Risk Management: A Practical Guide
As a manager, it can be a challenge to ensure your team’s project is finished on time and within budget. Risks such as rising costs, new regulations, and volatile markets can all affect your project’s goals. But what exactly is risk? A risk can be described as the combination of the likelihood and consequences of an event occurring. To mitigate or avoid these consequences, your organization needs to have an effective risk management strategy in place.
Risk management enables you to highlight the risks that your project is exposed to. It also allows you to develop a contingency plan to overcome them. Some of its main aims are to secure an organization’s cash flow, to protect its reputation and resources, and to ensure projects stay within budget.
Risk management consists of a three-step process. First, you identify the potential risks to your project. Second, you assess the risks in terms of their probability and severity, and prioritize them accordingly. And third, you deal with the biggest risks to your project by creating an effective plan of action.
This course describes how to carry out the first step, identifying risks. You’ll learn about the different risk identification techniques involved, such as root cause analysis and documentation reviews, and you’ll find out when they should be used. You’ll then examine one specific technique, brainstorming, in further detail. You’ll learn how to prepare and conduct your session and manage group dynamics. You’ll then have an opportunity to practice facilitating a brainstorming session in a simulated situation.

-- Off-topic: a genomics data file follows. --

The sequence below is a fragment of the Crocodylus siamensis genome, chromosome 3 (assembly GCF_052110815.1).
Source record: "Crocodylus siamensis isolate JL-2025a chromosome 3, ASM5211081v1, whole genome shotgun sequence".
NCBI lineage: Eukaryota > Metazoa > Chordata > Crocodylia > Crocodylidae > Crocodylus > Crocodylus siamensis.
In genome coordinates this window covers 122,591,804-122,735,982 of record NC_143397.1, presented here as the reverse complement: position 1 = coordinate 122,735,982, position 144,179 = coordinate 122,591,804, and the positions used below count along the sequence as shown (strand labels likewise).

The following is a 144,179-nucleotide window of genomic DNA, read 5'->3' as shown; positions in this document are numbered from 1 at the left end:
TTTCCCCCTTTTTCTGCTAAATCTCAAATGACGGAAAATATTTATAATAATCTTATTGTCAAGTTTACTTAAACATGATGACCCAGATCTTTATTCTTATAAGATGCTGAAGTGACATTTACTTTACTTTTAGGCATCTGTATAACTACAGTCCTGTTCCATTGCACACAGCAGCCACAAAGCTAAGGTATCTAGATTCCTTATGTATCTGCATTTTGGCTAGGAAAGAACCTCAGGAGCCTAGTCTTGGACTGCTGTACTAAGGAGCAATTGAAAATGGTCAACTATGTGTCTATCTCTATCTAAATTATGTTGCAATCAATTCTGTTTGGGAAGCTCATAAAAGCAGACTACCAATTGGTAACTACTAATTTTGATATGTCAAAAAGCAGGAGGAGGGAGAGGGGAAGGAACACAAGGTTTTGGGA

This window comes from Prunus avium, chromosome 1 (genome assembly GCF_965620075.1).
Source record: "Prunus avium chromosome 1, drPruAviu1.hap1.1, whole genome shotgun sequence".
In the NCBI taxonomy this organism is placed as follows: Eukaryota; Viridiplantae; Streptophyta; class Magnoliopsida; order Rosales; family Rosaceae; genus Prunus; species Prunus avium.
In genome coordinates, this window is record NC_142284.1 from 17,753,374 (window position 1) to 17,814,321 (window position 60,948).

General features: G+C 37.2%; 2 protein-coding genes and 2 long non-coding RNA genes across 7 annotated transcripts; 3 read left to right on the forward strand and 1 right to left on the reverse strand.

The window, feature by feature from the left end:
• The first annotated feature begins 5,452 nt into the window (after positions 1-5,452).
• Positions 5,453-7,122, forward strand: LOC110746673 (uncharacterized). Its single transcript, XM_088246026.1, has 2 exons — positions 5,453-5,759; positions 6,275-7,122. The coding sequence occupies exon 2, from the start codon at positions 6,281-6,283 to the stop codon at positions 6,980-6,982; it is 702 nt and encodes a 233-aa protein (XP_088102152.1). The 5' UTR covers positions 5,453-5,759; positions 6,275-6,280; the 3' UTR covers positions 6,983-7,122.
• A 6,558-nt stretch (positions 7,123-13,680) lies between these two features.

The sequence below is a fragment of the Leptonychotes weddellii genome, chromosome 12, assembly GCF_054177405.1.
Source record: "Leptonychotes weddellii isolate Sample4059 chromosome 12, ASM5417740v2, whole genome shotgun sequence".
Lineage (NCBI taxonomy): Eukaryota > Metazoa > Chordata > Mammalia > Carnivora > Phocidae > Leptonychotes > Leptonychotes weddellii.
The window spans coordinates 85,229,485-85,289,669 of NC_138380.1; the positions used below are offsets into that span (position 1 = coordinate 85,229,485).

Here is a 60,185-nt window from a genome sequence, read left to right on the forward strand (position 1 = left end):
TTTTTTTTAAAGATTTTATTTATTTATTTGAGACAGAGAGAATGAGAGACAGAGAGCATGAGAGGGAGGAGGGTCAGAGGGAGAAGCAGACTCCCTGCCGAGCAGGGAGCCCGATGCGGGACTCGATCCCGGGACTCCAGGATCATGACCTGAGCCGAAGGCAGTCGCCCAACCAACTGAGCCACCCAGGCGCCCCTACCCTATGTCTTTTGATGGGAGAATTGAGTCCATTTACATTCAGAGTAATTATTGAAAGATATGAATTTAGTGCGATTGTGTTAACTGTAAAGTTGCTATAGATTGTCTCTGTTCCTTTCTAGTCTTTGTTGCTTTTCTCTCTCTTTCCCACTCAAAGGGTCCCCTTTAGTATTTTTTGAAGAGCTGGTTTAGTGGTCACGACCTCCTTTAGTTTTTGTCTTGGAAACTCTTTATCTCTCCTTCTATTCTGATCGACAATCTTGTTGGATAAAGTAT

At the end of this course, you should be better able to identify risks to your project. And you should find it easier to overcome some of the challenges of conducting a brainstorming session.
There are four questions you must ask when assessing opportunities for your department or individual project.
The first question is, “What events would increase the probability of the opportunity occurring?” There are many variables you may be able to change with regard to an opportunity’s likelihood.
The second question is, “How can we encourage those events to occur?” This involves deciding what actions to take to improve the chances an opportunity will come about.
Once an opportunity presents itself the third question is, “How can we capitalize on an opportunity that occurs?” Make sure you have the right resources in place to get the most benefit from the opportunity.
The fourth and final question is, “How will we know when the opportunity has occurred?” Set out triggers and a timeline to measure the opportunity’s progress.